Shakespeare's Gardens is a highly illustrated, informative book about the gardens that William Shakespeare knew as a boy and tended as a man, published to coincide with the 400th anniversary of Shakespeare's death in April 2016. This anniversary will be the focus of literary celebration of the man's life and work throughout the English speaking world and beyond. The book will focus on the gardens that Shakespeare knew, including the five gardens in Stratford upon Avon in which he gardened and explored. From his birthplace in Henley Street, to his childhood playground at Mary Arden's Farm, to his courting days at Anne Hathaway's Cottage and his final home at New Place - where he created a garden to reflect his fame and wealth. Cared for by the Shakespeare Birthplace Trust, these gardens are continually evolving to reflect our ongoing knowledge of his life. The book will also explore the plants that Shakespeare knew and wrote about in 17th century England: their use in his work and the meanings that his audiences would have picked up on - including mulberries, roses, daffodils, pansies, herbs and a host of other flowers. More than four centuries after the playwright lived, whenever we think of thyme, violets or roses, we more often than not still remember a quote from the 39 plays and 154 sonnets written by him.
Edited, introduced and annotated by Cedric Watts, M.A., Ph.D., Emeritus Professor of English, University of Sussex.
The Wordsworth Classics' Shakespeare Series, with Henry V as its inaugral volume, presents a newly-edited sequence of William Shakespeare's works. The textual editing endeavours to take account of recent scholarship while giving the material a careful reappraisal.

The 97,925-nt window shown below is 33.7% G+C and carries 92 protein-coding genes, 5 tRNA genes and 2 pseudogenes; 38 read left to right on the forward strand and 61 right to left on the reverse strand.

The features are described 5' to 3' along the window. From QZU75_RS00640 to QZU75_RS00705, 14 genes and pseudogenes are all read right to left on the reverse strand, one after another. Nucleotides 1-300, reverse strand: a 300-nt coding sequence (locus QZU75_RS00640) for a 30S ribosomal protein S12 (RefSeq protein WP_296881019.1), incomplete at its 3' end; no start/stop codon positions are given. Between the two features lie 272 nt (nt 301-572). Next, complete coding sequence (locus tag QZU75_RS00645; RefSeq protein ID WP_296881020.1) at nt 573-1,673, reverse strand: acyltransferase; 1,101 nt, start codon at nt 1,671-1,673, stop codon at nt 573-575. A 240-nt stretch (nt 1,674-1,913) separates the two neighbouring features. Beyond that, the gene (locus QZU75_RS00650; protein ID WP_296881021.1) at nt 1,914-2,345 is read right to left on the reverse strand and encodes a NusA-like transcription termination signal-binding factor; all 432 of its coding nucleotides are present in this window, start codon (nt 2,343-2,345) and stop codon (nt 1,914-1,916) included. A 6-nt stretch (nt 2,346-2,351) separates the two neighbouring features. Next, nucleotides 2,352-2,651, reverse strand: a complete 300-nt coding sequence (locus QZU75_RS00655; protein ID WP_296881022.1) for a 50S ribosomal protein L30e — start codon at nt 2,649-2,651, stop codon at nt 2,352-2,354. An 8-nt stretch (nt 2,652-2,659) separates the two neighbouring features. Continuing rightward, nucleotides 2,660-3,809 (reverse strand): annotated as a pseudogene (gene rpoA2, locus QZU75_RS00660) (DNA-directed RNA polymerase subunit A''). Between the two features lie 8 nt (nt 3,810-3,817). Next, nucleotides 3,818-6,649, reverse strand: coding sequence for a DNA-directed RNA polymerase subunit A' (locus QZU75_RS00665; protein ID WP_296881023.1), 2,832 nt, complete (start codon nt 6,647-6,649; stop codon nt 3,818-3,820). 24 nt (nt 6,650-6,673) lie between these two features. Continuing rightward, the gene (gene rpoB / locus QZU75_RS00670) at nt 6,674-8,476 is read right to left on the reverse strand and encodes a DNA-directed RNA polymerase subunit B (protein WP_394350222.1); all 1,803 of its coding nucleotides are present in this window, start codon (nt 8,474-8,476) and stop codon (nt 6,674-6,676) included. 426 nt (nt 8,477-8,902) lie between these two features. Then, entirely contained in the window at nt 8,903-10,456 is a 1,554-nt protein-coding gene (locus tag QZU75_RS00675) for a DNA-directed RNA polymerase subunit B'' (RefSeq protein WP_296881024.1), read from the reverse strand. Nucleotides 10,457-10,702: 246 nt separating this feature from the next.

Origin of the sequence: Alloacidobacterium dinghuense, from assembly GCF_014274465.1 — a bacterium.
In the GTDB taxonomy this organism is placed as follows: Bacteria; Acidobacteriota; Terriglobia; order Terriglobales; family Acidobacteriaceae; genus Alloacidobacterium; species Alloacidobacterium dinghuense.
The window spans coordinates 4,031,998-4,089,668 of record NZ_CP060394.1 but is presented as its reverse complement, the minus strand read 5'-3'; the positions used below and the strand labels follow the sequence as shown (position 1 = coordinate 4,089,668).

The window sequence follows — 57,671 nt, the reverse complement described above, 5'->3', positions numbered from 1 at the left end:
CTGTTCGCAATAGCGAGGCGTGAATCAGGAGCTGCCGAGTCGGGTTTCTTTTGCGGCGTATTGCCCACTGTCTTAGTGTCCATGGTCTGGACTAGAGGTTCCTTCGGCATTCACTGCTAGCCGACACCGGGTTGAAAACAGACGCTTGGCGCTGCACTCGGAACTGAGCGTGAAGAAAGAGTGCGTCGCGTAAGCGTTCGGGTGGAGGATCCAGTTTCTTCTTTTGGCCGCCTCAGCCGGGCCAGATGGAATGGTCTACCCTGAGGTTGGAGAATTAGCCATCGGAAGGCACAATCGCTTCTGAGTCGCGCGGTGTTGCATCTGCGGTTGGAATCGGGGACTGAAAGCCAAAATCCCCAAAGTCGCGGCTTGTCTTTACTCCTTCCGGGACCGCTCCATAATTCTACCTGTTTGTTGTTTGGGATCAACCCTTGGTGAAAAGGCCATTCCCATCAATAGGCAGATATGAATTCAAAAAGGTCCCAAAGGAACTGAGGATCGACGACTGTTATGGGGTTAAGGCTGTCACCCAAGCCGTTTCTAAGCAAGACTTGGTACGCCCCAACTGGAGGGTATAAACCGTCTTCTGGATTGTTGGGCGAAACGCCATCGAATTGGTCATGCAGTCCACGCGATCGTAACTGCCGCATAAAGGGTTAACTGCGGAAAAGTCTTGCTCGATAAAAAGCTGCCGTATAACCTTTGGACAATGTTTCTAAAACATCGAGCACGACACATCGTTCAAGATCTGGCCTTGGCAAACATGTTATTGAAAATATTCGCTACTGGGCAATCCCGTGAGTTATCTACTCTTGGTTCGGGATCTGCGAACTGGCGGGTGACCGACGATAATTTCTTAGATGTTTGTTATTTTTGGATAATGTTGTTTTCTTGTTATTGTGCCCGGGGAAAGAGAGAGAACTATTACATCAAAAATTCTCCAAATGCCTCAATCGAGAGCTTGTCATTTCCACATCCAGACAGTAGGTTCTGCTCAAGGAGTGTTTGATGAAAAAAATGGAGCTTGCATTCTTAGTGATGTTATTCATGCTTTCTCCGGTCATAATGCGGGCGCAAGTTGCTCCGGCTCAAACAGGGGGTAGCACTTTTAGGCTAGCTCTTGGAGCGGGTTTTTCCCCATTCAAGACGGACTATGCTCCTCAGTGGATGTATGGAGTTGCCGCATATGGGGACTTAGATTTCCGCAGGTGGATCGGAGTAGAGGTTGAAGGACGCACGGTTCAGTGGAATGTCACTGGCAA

Henry V is the most famous and influential of Shakespeare's history plays. Its powerful patriotic rhetoric has resounded down the ages, gaining eloquent expression in Laurence Olivier's renowned film. Henry himself, astute and charismatic, who led his 'band of brothers' to victory in the Battle of Agincourt, could indeed seem to be 'this star of England'. In recent decades the play has attracted increasing critical attention and is now highly controversial. Kenneth Branagh's film-production reflected the changing valuation. Does this play have a sceptical sub-text which subverts its patriotism? Is Henry's achievement beset by irony? Has current scepticism distorted a predominantly and proudly nationalistic drama? Henry V demonstrates Shakespeare's acclaimed ability to bring new complexity to the material that he adapted, so that different eras may find within his work the familiar and the strange, the congenial and the harsh, the sustaining and the challenging.
An exponent of the theory that William Shakespeare, the modestly educated provincial man from Stratford-upon-Avon, could not have written the works - full of erudition and accurate professional jargon - which are attributed to him, Mark Twain offers an eloquent and entertaining analysis of this issue of authorship, peppered with personal recollections of his own first encounters with the Bard's plays on a boat on the Mississippi.Balancing humour, insight and vitriol, Is Shakespeare Dead? is a provocative contribution to the tradition of Shakespeare-doubting, as well as a fine example of the great American novelist's critical writing.